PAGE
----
The YWCA’s child care centers are big on writing.
Goals and objectives for each classroom are written and taped to the wall outside the classroom; each student has a written lesson plan and even the toys are labeled.
These strict requirements are one reason why the YWCA NorthEastern NY was recently reaccredited by the National Association for the Education of Young Children (NAEYC) for its child care centers at the YWCA on State Street and at Schenectady County Community College’s Gateway Building.
This designation certifies that the centers are operating under extremely high standards.
“It’s basically like a Good Housekeeping seal of approval for good quality child care,” said Kim Siciliano, youth and family services director for the YWCA.
As part of the reaccreditation process, the YWCA had to undertake a self-study, complete about 300 specific tasks and be visited by someone from NAEYC.
Accredited child care centers have more intense training requirements, according to Siciliano. Head teachers are required to have an associate’s degree or bachelor’s degree in accredited centers as compared with the state licensing requirements, which require just nine college credits.
Also, accredited child care centers are required to demonstrate a great amount of interaction with parents, rigorous safety standards and a strong educational program.
“Are you popping them in front of a TV? No, that’s not acceptable,” she said. “What kind of curriculum are you using at your center that is giving each child an edge so when they leave your center, they are prepared to enter kindergarten?”
Between the two facilities, the YWCA sees about 60 children from ages 6 weeks to 5 years. Children come from a wide geographical area including Schenectady, Albany, Saratoga and Montgomery counties. About 25 people work at the two facilities.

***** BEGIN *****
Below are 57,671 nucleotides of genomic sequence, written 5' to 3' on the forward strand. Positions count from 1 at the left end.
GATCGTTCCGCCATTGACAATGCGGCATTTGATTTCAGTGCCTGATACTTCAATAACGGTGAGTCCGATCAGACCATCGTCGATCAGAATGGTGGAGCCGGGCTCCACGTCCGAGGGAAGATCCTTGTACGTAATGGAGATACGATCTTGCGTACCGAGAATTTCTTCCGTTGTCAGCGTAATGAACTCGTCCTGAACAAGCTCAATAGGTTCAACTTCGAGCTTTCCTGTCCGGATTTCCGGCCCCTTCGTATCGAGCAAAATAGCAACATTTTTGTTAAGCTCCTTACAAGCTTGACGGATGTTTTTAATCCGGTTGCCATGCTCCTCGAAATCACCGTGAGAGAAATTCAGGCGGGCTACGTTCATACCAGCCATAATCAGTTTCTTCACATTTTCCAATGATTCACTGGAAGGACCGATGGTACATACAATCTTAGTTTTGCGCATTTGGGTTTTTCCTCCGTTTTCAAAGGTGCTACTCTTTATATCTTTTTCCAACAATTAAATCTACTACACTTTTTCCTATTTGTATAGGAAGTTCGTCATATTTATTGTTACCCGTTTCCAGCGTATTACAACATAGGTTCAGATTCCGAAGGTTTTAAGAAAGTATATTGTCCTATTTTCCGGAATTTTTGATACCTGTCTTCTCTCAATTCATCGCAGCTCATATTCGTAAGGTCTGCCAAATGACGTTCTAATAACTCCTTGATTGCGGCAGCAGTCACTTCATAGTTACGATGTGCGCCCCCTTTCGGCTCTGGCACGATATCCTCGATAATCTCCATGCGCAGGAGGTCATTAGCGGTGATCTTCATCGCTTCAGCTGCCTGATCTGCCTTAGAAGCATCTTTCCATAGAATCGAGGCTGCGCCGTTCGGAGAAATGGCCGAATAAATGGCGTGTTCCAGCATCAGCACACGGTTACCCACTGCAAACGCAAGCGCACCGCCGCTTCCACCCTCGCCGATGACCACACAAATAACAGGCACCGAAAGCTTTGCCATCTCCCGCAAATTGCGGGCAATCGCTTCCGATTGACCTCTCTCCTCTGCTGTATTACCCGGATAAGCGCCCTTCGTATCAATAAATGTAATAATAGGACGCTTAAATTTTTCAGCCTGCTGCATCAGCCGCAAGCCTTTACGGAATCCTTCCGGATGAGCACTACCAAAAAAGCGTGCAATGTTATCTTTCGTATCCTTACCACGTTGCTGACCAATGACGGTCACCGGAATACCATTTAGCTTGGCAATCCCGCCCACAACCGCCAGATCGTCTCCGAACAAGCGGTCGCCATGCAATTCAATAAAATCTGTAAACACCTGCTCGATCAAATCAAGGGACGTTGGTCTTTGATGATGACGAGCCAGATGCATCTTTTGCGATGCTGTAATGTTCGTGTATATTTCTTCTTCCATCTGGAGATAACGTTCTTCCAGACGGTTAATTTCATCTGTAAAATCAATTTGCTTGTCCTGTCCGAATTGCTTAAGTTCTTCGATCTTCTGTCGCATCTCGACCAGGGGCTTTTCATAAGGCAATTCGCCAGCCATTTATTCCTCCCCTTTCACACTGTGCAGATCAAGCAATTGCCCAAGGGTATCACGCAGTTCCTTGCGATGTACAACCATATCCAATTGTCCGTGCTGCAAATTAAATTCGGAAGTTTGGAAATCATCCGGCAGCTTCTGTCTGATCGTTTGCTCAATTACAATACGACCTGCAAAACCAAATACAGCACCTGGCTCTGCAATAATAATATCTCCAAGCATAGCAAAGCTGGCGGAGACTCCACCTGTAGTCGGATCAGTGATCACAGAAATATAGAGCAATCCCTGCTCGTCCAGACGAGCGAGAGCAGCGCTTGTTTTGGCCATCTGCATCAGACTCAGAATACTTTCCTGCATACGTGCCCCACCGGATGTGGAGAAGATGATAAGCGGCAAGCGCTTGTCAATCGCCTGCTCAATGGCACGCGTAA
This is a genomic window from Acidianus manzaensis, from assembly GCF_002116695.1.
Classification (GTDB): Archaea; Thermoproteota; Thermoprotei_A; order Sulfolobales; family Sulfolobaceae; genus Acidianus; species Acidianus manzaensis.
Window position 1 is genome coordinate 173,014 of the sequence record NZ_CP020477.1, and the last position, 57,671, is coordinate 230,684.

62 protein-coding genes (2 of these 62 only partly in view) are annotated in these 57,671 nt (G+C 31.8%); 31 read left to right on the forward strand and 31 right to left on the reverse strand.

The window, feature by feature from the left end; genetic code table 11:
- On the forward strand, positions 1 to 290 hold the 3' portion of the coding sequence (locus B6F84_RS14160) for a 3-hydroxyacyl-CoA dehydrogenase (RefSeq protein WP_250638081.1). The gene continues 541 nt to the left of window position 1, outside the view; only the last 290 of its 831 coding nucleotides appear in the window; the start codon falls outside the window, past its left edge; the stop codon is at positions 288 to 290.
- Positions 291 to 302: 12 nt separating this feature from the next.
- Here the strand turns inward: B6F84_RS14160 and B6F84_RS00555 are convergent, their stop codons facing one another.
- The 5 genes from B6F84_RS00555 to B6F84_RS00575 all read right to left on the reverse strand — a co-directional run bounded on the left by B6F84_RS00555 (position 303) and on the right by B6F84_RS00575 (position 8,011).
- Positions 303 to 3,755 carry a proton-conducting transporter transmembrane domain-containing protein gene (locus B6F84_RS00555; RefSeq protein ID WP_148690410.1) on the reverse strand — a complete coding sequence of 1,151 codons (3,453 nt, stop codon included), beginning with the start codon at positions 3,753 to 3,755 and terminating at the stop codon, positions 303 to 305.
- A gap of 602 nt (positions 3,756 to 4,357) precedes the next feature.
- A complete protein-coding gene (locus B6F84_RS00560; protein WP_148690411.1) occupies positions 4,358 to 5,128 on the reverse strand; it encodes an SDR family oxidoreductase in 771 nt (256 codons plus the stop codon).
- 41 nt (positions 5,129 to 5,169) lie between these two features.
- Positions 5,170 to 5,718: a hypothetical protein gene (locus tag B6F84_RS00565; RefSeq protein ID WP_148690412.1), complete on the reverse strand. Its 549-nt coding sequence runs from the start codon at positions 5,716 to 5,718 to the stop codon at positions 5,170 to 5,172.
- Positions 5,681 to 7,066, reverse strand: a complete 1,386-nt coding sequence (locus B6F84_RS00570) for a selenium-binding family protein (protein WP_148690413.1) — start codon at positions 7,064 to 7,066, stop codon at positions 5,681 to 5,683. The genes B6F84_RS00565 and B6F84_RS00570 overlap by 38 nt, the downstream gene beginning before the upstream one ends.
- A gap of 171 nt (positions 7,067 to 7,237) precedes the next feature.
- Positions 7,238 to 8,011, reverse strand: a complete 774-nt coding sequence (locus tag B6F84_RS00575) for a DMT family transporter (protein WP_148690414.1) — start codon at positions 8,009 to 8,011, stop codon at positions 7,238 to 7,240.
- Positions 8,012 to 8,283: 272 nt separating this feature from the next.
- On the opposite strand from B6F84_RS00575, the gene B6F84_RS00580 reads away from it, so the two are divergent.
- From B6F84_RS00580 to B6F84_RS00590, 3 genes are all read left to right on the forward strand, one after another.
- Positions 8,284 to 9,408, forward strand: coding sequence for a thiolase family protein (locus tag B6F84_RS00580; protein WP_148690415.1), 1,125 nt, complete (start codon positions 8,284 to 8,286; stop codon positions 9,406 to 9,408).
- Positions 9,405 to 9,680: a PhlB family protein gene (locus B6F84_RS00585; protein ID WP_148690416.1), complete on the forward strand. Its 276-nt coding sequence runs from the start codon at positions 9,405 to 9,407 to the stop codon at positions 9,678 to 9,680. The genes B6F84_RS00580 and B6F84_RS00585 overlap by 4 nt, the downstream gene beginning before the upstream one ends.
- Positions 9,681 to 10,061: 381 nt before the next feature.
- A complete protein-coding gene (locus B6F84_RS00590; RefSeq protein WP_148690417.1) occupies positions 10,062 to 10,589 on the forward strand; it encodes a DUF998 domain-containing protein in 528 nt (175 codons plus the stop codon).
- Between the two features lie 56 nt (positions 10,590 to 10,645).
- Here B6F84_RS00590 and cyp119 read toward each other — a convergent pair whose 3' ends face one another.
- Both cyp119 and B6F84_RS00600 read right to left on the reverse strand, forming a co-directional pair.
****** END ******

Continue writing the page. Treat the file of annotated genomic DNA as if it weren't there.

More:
Each site can handle about 31 students, according to Sarah Brewer, site coordinator for the SCCC location. There are three classrooms: one for children age six weeks to 18 months, one from 18 months to 3 years old and another for 3 years old and up.
Teacher Sarah Palmer said that during the accreditation process the staff took a lot of what it was already doing and just put it in writing and strengthened it.
Increasing parental involvement was a key goal, she said. Staff invites the parents to come in and read to their children or participate in an activity.
Brewer said the staff takes a lot of pictures of the children to capture special events for the parents such as when the child sits up for the first time. Also, each child has an individual lesson plan, which the parents can see at any time, according to Brewer.
Brewer also said the classrooms have a dress-up area where children can play. “They learn a sense of self. They realize who they are in the mirror,” Brewer said.
All the toys at the center are labeled so it helps children’s verbal skills.
Emily Einhorn, 3, of Schenectady was working with some Play-Doh. She said her favorite activity was “playing with everything.”
The program operates with a patchwork of funding including private tuition, Department of Social Services funding and SUNY block grant money, according to Siciliano.
Palmer, who has been working at the center for a little more than seven years, said she enjoys working with young children. “You get to watch them grow and learn so much in a short period of time,” she said. “They graduate and we all cry like a baby.”
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